One of my favorite parts of writing OSR material is the sheer flexibility of the framework. Fans of the genre might argue over which of our favorite systems does a particular thing better, or which rules might suit us best, but when it comes down to it there’s very little in the genre that can’t be made to work with all the rest. Any GM savvy enough to know that there’s a difference between B/X and AD&D is savvy enough to do conversions on the fly. People swap parts from different systems in and out without batting an eye.
I kept this in mind when I was building Scarlet Heroes. The game is stand-alone and requires nothing but the 128-page core book for play, but it needs to be able to stretch. Let’s be honest- most of the people who might get this book already have a favorite system. They like that system and they’re going to keep playing that system. So what do I offer them that’s going to be useful, that’s going to really help them get more mileage out of the material they already have and love? I need to offer them an overlay, something they can lay down on top of their existing system to open up a fresh style of play.
Scarlet Heroes relies mainly on reinterpreting standard old-school stats to produce a different play dynamic at the table. The most fundamental changes are in the way it treats damage differently for PCs and NPCs and the way in which it reads damage dice.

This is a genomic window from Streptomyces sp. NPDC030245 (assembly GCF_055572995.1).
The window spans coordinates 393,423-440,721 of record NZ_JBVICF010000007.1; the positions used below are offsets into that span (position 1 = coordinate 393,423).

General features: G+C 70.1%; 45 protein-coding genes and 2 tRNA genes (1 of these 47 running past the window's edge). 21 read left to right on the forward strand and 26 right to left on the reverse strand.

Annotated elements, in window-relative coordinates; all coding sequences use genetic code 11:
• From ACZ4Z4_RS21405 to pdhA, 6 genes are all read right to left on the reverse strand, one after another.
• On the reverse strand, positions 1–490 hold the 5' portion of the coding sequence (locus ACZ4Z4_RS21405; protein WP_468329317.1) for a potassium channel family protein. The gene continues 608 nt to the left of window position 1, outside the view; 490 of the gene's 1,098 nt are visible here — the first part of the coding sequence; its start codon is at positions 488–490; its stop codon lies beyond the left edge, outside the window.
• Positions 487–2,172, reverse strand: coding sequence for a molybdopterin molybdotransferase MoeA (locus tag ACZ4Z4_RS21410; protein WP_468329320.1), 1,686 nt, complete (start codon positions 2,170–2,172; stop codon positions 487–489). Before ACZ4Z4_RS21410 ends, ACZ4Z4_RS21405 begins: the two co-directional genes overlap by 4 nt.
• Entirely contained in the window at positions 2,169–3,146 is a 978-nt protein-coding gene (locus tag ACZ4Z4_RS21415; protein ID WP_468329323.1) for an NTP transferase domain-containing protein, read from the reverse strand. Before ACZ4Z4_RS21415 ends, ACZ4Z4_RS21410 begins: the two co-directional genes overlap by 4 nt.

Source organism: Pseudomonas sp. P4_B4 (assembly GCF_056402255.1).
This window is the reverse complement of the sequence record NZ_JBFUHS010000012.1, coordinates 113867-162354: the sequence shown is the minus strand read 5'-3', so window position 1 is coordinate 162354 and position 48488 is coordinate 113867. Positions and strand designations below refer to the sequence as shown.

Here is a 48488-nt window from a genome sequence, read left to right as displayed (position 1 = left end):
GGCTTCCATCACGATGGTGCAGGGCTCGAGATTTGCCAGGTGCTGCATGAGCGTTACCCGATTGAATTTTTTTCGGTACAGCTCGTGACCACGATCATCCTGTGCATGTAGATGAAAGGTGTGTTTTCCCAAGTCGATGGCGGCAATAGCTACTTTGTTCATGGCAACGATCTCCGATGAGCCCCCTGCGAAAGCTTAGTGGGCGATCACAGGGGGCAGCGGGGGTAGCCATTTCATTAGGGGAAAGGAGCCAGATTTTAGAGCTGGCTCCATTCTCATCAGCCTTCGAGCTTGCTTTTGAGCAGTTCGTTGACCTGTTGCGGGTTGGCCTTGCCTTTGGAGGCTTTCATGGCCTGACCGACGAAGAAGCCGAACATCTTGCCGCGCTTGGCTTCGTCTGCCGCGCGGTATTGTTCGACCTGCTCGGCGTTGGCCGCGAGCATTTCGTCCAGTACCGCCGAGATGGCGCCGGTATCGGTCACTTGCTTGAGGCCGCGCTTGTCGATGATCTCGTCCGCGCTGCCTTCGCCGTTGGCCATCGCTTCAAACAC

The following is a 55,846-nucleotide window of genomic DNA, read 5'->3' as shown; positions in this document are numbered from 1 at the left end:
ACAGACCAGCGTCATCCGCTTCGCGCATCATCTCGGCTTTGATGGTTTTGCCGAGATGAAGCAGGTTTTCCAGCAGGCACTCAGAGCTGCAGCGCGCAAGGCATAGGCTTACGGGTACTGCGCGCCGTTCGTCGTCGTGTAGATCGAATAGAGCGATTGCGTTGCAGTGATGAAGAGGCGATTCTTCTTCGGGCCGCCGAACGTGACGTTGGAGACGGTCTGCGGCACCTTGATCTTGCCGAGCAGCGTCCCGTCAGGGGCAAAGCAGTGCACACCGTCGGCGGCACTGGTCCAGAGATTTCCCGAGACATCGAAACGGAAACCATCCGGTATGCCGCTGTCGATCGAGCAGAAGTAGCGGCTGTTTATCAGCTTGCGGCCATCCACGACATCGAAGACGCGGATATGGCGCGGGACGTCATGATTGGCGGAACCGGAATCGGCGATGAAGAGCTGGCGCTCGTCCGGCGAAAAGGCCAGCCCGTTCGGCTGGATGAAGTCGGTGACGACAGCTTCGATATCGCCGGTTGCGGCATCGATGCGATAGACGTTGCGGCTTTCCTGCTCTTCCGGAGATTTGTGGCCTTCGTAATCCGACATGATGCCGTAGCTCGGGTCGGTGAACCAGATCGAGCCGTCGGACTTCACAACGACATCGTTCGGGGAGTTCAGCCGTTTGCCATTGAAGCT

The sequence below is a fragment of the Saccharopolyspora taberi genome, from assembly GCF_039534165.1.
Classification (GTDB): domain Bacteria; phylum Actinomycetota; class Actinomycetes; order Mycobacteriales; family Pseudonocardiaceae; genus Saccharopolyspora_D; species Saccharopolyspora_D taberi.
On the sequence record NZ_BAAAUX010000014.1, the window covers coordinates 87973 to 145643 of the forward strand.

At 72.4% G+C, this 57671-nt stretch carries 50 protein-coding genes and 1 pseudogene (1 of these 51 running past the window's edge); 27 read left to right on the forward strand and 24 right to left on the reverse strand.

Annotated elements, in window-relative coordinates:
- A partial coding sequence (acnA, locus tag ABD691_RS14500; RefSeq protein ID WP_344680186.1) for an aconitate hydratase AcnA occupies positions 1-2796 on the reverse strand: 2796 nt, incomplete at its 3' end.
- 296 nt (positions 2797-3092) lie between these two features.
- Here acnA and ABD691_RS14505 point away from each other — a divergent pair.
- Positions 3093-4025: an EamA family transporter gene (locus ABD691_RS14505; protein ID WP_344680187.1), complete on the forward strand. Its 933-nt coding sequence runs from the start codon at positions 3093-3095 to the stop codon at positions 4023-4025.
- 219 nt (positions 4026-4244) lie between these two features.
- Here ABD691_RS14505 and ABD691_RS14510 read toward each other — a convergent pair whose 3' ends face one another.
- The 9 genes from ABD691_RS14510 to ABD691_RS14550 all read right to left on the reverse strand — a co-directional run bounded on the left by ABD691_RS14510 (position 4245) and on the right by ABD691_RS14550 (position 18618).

In Scarlet Heroes, damage dice are rolled exactly as you would expect for an old-school game. Swords do 1d8, fireballs do Wizard-d6, dragon claws do 2d6, and so forth. Unlike in standard OSR games, however, the dice are read differently. A die that rolls a 1 does no damage, 2-5 inflicts one point, 6-9 inflicts two points, and 10 or more inflicts four points of damage. Thus, a 1d4 dagger might inflict 0 or 1 points, while a 1d10 polearm could inflict as many as 4 points.
These points are subtracted from the hit points of PCs- and from the hit dice of NPCs. A mighty-thewed fighter who swings well with that polearm could do up to 4 hit dice of damage to his target, hewing down an ogre in a single stroke. Against a mob of enemies with comparable ACs, that same blow might lay out four common bandits, or a fistful of wretched kobolds.
This damage differential turns even a 1st level PC into a fearsome engine of destruction. A 1st level fighter in Scarlet Heroes with 8 hit points can now endure eight blows from most weapons and every time he strikes he’s laying low at least one or two petty foes. Heroes can now handle the kind of combat situations that would normally require a party of several adventurers to survive, simply because they’re taking much less punishment and dishing out far more pain.
Of course, this isn’t the only adjustment in Scarlet Heroes, and other tweaks such as the Fray die, heroic initiative, character traits, and Defying Death all combine to give a properly Conan-esque patina to any hero. But these adjustments all fit smoothly into the play of most other OSR systems. As the Kickstarter launch draws nearer, I’ll be talking more about these tweaks- and about the GM tools the book provides for generating the kind of excitement such heroes deserve.